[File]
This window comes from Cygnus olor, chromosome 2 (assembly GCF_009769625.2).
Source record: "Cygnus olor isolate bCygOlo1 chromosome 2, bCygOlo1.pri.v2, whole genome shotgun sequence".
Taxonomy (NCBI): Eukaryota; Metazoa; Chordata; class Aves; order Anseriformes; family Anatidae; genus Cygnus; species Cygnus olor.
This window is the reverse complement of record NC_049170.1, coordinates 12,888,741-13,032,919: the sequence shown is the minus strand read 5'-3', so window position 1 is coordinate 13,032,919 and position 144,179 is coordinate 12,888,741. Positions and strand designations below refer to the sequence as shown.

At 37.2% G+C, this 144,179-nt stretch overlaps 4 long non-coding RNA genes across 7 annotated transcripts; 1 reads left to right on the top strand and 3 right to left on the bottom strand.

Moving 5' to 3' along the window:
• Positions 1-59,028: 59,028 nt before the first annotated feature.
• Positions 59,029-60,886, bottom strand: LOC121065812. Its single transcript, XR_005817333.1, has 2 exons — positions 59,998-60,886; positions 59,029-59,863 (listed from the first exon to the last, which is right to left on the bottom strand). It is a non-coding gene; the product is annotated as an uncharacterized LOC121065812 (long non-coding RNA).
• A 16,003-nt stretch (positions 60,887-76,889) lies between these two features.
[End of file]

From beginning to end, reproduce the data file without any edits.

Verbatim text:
This window comes from Cygnus olor, chromosome 2 (assembly GCF_009769625.2).
Source record: "Cygnus olor isolate bCygOlo1 chromosome 2, bCygOlo1.pri.v2, whole genome shotgun sequence".
Taxonomy (NCBI): Eukaryota; Metazoa; Chordata; class Aves; order Anseriformes; family Anatidae; genus Cygnus; species Cygnus olor.
This window is the reverse complement of record NC_049170.1, coordinates 12,888,741-13,032,919: the sequence shown is the minus strand read 5'-3', so window position 1 is coordinate 13,032,919 and position 144,179 is coordinate 12,888,741. Positions and strand designations below refer to the sequence as shown.

At 37.2% G+C, this 144,179-nt stretch overlaps 4 long non-coding RNA genes across 7 annotated transcripts; 1 reads left to right on the top strand and 3 right to left on the bottom strand.

Moving 5' to 3' along the window:
• Positions 1-59,028: 59,028 nt before the first annotated feature.
• Positions 59,029-60,886, bottom strand: LOC121065812. Its single transcript, XR_005817333.1, has 2 exons — positions 59,998-60,886; positions 59,029-59,863 (listed from the first exon to the last, which is right to left on the bottom strand). It is a non-coding gene; the product is annotated as an uncharacterized LOC121065812 (long non-coding RNA).
• A 16,003-nt stretch (positions 60,887-76,889) lies between these two features.